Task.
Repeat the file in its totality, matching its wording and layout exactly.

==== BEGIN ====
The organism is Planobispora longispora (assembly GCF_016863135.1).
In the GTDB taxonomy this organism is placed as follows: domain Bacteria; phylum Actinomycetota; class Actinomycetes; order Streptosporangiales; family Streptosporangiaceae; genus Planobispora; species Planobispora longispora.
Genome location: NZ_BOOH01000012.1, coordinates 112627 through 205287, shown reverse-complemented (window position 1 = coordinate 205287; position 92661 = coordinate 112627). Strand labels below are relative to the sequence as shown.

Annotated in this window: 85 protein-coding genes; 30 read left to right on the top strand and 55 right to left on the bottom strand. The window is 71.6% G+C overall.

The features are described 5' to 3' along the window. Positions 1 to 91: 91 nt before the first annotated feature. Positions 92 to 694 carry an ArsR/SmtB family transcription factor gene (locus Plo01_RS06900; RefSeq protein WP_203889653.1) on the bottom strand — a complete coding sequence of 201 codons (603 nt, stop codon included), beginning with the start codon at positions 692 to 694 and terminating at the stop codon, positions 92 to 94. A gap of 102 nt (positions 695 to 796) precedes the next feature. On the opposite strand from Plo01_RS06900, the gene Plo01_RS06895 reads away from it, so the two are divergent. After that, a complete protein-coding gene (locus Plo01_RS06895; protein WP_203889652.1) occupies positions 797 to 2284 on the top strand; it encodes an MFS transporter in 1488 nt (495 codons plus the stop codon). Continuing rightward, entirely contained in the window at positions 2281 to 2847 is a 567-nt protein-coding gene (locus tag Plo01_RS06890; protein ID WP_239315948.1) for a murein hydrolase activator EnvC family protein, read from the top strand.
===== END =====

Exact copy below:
The organism is Planobispora longispora (assembly GCF_016863135.1).
In the GTDB taxonomy this organism is placed as follows: domain Bacteria; phylum Actinomycetota; class Actinomycetes; order Streptosporangiales; family Streptosporangiaceae; genus Planobispora; species Planobispora longispora.
Genome location: NZ_BOOH01000012.1, coordinates 112627 through 205287, shown reverse-complemented (window position 1 = coordinate 205287; position 92661 = coordinate 112627). Strand labels below are relative to the sequence as shown.

Annotated in this window: 85 protein-coding genes; 30 read left to right on the top strand and 55 right to left on the bottom strand. The window is 71.6% G+C overall.

The features are described 5' to 3' along the window. Positions 1 to 91: 91 nt before the first annotated feature. Positions 92 to 694 carry an ArsR/SmtB family transcription factor gene (locus Plo01_RS06900; RefSeq protein WP_203889653.1) on the bottom strand — a complete coding sequence of 201 codons (603 nt, stop codon included), beginning with the start codon at positions 692 to 694 and terminating at the stop codon, positions 92 to 94. A gap of 102 nt (positions 695 to 796) precedes the next feature. On the opposite strand from Plo01_RS06900, the gene Plo01_RS06895 reads away from it, so the two are divergent. After that, a complete protein-coding gene (locus Plo01_RS06895; protein WP_203889652.1) occupies positions 797 to 2284 on the top strand; it encodes an MFS transporter in 1488 nt (495 codons plus the stop codon). Continuing rightward, entirely contained in the window at positions 2281 to 2847 is a 567-nt protein-coding gene (locus tag Plo01_RS06890; protein ID WP_239315948.1) for a murein hydrolase activator EnvC family protein, read from the top strand.